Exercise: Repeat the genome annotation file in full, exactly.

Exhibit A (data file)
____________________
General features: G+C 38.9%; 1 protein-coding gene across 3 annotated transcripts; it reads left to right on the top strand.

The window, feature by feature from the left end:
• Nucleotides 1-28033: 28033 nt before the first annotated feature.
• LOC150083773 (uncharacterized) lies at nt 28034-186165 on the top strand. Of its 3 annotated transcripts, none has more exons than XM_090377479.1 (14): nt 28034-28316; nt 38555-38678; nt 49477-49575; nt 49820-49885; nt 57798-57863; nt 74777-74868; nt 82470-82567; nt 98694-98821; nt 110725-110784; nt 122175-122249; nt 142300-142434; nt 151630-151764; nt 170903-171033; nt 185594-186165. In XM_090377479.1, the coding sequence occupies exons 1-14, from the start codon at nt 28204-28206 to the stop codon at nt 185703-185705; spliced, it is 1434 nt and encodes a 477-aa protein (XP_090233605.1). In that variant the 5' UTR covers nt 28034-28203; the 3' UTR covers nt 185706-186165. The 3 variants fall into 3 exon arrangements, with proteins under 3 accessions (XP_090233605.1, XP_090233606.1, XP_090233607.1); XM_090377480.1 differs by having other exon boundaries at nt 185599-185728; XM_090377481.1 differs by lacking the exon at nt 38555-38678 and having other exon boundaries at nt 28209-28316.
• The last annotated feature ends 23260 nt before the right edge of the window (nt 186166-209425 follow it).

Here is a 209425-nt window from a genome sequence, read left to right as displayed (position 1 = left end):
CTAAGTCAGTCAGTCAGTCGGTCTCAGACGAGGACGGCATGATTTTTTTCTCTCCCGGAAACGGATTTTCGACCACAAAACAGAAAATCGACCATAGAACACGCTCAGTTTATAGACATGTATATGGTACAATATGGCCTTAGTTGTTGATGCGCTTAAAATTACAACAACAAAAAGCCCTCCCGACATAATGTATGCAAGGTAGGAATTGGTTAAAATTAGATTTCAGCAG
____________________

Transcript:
General features: G+C 38.9%; 1 protein-coding gene across 3 annotated transcripts; it reads left to right on the top strand.

The window, feature by feature from the left end:
• Nucleotides 1-28033: 28033 nt before the first annotated feature.
• LOC150083773 (uncharacterized) lies at nt 28034-186165 on the top strand. Of its 3 annotated transcripts, none has more exons than XM_090377479.1 (14): nt 28034-28316; nt 38555-38678; nt 49477-49575; nt 49820-49885; nt 57798-57863; nt 74777-74868; nt 82470-82567; nt 98694-98821; nt 110725-110784; nt 122175-122249; nt 142300-142434; nt 151630-151764; nt 170903-171033; nt 185594-186165. In XM_090377479.1, the coding sequence occupies exons 1-14, from the start codon at nt 28204-28206 to the stop codon at nt 185703-185705; spliced, it is 1434 nt and encodes a 477-aa protein (XP_090233605.1). In that variant the 5' UTR covers nt 28034-28203; the 3' UTR covers nt 185706-186165. The 3 variants fall into 3 exon arrangements, with proteins under 3 accessions (XP_090233605.1, XP_090233606.1, XP_090233607.1); XM_090377480.1 differs by having other exon boundaries at nt 185599-185728; XM_090377481.1 differs by lacking the exon at nt 38555-38678 and having other exon boundaries at nt 28209-28316.
• The last annotated feature ends 23260 nt before the right edge of the window (nt 186166-209425 follow it).

Here is a 209425-nt window from a genome sequence, read left to right as displayed (position 1 = left end):
CTAAGTCAGTCAGTCAGTCGGTCTCAGACGAGGACGGCATGATTTTTTTCTCTCCCGGAAACGGATTTTCGACCACAAAACAGAAAATCGACCATAGAACACGCTCAGTTTATAGACATGTATATGGTACAATATGGCCTTAGTTGTTGATGCGCTTAAAATTACAACAACAAAAAGCCCTCCCGACATAATGTATGCAAGGTAGGAATTGGTTAAAATTAGATTTCAGCAG